English Literature, Considered as an Interpreter of English History eBook

Henry Coppée
This eBook from the Gutenberg Project consists of approximately 540 pages of information about English Literature, Considered as an Interpreter of English History.
of Schools, appeared soon after, and excited considerable attention in a country where public education has been the rule of the higher social life.  Cowper began the translation of Homer in 1785, from a feeling of the necessity of employment for his mind.  His translations of both Iliad and Odyssey, which occupied him for five years, and which did not entirely keep off his old enemy, were published in 1791.  They are correct in scholarship and idiom, but lack the nature and the fire of the old Grecian bard.

The rest of his life was busy, but sad—­a constant effort to drive away madness by incessant labor.  The loss of his friend, Mrs. Unwin, in 1796, affected him deeply, and the clouds settled thicker and thicker upon his soul.  In the year before his death, he published that painfully touching poem, The Castaway, which gives an epitome of his own sufferings in the similitude of a wretch clinging to a spar in a stormy night upon the Atlantic.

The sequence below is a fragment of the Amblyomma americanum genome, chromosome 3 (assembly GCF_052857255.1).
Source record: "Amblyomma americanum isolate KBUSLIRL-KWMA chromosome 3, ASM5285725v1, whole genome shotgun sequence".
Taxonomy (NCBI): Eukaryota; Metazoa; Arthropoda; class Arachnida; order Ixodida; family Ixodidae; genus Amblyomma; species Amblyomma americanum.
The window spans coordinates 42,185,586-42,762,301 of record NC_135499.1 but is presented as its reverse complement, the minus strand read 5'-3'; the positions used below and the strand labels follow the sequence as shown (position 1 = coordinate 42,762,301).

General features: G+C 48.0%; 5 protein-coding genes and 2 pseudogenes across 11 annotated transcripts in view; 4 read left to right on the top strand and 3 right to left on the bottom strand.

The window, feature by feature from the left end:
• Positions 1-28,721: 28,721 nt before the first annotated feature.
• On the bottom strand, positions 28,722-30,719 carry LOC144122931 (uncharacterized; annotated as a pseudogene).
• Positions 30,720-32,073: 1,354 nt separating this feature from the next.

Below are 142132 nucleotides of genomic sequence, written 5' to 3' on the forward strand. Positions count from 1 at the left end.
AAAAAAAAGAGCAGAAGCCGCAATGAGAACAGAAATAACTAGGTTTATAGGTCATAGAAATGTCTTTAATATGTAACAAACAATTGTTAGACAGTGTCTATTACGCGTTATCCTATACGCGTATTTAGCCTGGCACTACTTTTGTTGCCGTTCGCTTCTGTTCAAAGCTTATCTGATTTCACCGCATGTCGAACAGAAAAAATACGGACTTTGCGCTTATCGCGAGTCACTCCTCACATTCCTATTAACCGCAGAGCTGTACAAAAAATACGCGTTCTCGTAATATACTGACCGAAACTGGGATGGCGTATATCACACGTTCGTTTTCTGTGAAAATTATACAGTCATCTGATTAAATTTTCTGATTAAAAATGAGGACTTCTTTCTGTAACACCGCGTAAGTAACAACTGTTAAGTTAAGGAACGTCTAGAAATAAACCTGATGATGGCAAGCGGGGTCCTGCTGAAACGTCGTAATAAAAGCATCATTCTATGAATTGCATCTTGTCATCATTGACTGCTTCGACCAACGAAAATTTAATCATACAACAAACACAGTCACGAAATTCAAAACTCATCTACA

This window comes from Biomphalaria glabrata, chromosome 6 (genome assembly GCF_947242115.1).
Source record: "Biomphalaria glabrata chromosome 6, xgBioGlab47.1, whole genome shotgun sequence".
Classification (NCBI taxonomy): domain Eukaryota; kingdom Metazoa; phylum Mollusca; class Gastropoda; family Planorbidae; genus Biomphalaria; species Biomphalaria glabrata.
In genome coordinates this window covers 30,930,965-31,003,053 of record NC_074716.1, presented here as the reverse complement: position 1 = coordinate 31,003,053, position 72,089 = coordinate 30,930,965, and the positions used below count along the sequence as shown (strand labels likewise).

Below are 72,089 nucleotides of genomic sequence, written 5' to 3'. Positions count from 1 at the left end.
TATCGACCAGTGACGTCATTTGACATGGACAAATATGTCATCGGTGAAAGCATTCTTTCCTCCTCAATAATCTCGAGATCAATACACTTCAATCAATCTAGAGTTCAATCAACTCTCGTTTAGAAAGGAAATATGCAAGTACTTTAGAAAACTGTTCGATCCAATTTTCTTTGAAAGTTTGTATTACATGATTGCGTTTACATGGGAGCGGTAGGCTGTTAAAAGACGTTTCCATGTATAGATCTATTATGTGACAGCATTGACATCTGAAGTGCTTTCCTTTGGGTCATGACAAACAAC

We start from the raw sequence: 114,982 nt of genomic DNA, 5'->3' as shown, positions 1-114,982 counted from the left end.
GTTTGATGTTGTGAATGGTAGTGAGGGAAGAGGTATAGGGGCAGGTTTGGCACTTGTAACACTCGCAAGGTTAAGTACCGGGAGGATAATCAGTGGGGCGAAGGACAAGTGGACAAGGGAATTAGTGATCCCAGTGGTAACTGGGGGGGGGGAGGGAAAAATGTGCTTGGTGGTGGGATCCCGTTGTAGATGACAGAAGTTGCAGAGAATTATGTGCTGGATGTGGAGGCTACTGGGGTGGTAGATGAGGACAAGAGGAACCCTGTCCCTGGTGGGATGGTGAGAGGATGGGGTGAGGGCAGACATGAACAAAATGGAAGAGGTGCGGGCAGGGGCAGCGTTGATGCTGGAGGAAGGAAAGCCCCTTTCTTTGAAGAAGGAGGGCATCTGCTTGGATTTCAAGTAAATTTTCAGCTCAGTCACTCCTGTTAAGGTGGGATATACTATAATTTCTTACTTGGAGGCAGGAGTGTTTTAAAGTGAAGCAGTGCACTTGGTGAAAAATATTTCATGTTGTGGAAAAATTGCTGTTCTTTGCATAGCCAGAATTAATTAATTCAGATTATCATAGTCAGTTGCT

His minor and fugitive poems are very numerous; and as they were generally inspired by persons and scenes around him, they are truly literary types of the age in which he lived.  In his Task, he resembles Thomson and Akenside; in his didactic poems, he reminds us of the essays of Pope; in his hymns he catered successfully to the returning piety of the age; in his translations of Homer and of Ovid, he presented the ancients to moderns in a new and acceptable dress; and in his Letters he sets up an epistolary model, which may be profitably studied by all who desire to express themselves with energy, simplicity, and delicate taste.


James Beattie, 1735-1803:  he was the son of a farmer, and was educated at Marischal College, Aberdeen, where he was afterwards professor of natural philosophy.  For four years he taught a village school.  His first poem, Retirement, was not much esteemed; but in 1771 appeared the first part of The Minstrel, a poem at once descriptive, didactic, and romantic.  This was enthusiastically received, and gained for him the favor of the king, a pension of L200 per annum, and a degree from Oxford.  The second part was published in 1774. The Minstrel is written in the Spenserian stanza, and abounds in beautiful descriptions of nature, marking a very decided progress from the artificial to the natural school.  The character of Edwin, the young minstrel, ardent in search for the beautiful and the true, is admirably portrayed; as is also that of the hermit who instructs the youth.  The opening lines are very familiar: 

    Ah, who can tell how hard it is to climb
    The steep where Fame’s proud temple shines afar;

and the description of the morning landscape has no superior in the language: 

    But who the melodies of morn can tell? 
      The wild brook babbling down the mountain side;
    The lowing herd; the sheepfold’s simple bell;
      The pipe of early shepherd dim descried
        In the lone valley.

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